Specifically, the ANR plan designated 12,000 acres as an “ecological core” area to remain unlogged and untrampled by motorized vehicles. Although hiking, hunting, primitive camping and other pedestrian uses would be allowed, the goal was to set aside a forest that Vermonters could enjoy and study for generations to come.

With that, the fighting began in earnest. A number of sporting groups and logging representatives cried foul, including the National Rifle Association and the newly founded Vermont Traditions Coalition. It didn’t matter to them that they could do practically anything on more than 91 percent of the 133,000 acres. The fact that the state — along with nonprofit conservation organizations — would have any restrictions on the land was enough to start a full-fledged ideological war. And they ran straight into the welcoming arms of the Republican leaders of the Vermont House.

Opponents of the ANR plans for the Champion land decided to package their arguments in the language of “good government.” Declaring that the vision did not follow “legislative intent,” House Repub-licans set out to blur its strong eco-focus.

The chairman of the Senate Natural Resources Committee reacted. “The Vermont legislature intends exactly what it passes, that’s why we write it down,” said Democratic Senator Dick McCormack. “We passed a law calling for the preservation of the Champion land and the ANR wrote the rules on how to do it. Now they’re crying because they can’t ride their snowmobiles and ATVs on 9 percent of it. Too bad.”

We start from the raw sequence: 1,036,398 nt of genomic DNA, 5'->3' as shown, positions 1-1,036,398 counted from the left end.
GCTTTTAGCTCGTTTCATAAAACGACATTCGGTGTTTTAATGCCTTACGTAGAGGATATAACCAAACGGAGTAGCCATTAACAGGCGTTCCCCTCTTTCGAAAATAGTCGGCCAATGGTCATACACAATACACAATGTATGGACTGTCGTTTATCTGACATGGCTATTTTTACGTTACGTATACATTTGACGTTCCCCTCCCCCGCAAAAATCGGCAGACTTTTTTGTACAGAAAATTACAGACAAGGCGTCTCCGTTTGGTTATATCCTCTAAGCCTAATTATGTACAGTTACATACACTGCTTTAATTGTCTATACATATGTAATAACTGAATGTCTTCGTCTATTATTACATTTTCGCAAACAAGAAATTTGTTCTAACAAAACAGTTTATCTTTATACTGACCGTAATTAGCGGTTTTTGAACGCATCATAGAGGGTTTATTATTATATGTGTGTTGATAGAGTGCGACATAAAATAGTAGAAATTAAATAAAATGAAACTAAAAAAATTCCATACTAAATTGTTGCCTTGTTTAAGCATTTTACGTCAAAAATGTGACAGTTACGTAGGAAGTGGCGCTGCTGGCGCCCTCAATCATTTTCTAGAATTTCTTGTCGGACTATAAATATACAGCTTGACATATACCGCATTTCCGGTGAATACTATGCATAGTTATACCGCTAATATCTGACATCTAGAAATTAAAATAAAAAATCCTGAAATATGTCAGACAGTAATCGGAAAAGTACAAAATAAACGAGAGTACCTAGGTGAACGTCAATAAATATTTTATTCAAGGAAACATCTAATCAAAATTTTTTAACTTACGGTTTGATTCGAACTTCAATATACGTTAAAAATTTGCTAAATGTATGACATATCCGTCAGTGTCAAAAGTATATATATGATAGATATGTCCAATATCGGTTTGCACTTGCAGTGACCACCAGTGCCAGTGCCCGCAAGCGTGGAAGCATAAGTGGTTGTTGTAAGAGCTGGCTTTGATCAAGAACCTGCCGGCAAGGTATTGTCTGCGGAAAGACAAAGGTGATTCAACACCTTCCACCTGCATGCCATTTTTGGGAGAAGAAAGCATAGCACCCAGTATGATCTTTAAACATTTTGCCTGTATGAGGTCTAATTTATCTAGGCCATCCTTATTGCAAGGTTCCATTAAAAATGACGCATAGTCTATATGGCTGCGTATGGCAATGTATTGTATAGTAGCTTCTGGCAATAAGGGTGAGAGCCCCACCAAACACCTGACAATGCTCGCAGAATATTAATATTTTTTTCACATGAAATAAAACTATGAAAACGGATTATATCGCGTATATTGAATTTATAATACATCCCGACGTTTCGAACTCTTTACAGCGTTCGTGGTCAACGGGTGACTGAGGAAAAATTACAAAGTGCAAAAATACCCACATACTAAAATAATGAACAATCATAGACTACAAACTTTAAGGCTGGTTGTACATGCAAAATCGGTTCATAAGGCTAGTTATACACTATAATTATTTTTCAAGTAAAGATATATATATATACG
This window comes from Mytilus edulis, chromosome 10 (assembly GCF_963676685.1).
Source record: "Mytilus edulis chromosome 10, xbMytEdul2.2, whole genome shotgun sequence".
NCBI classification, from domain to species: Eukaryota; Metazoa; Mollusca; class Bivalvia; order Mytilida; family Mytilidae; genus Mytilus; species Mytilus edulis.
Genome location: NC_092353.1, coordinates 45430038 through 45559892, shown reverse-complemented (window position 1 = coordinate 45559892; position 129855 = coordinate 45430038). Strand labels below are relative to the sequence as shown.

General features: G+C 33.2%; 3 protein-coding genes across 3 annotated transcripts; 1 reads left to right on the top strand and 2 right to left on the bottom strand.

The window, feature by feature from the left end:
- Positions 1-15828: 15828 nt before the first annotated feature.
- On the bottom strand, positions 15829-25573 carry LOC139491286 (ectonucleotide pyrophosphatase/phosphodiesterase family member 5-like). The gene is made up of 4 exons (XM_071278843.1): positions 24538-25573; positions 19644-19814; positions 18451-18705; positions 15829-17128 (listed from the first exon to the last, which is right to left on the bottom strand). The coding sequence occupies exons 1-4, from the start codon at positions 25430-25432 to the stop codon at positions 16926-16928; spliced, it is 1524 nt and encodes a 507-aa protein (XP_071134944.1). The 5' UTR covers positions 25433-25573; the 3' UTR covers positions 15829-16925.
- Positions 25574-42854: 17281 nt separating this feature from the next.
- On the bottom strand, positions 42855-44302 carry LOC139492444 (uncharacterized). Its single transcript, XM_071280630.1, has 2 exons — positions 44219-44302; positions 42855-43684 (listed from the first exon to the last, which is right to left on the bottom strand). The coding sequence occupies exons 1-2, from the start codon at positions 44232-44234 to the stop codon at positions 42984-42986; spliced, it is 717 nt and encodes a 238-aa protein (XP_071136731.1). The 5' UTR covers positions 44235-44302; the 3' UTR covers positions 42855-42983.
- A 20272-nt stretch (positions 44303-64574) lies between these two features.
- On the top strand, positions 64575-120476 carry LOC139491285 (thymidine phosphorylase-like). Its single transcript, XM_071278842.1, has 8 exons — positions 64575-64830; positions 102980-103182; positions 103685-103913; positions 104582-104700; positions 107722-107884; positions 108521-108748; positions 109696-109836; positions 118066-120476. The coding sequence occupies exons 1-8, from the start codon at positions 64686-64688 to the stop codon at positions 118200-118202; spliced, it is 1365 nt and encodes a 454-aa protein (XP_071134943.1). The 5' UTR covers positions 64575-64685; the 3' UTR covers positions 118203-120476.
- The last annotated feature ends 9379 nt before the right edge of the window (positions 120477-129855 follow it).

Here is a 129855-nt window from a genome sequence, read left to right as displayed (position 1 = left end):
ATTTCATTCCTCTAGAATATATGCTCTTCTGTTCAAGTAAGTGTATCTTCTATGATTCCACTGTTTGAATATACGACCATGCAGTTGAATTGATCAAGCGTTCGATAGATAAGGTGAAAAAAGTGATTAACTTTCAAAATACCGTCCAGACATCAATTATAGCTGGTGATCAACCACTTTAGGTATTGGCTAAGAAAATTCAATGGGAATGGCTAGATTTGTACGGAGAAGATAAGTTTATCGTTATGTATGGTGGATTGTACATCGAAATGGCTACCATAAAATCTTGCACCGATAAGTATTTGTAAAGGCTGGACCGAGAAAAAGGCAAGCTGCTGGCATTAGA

The House legislation, which is currently an amendment to a Senate bill, seeks to do away with the designated ecological core area by allowing motorized transport and commercial logging there. In fact, the legislation declares that “these forms of recreation, land management and logging shall be considered fully compatible with and supportive of ‘protection of natural resources.’”

Currently, the legislation is mired in a bitter dispute between the House Republicans and the Senate Democrats, with neither side apparently willing to budge. The former are mindful that if no legislative action is taken, the ANR plan will remain in effect. So they have tacked their Champion land amendment onto the capital spending bill, which must pass before the end of the session in order to keep the state running. Although Governor Dean takes the Democratic side in this debate, it’s unclear whether he’ll hold up infrastructure for the environment.

The lines are drawn. The rhetoric is red-hot. And if the House Republicans manage to get their way, Vermonters will lose an unprecedented opportunity to prove that recreation, preservation and sustainable logging can reasonably coexist in our forests.

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Michael Colby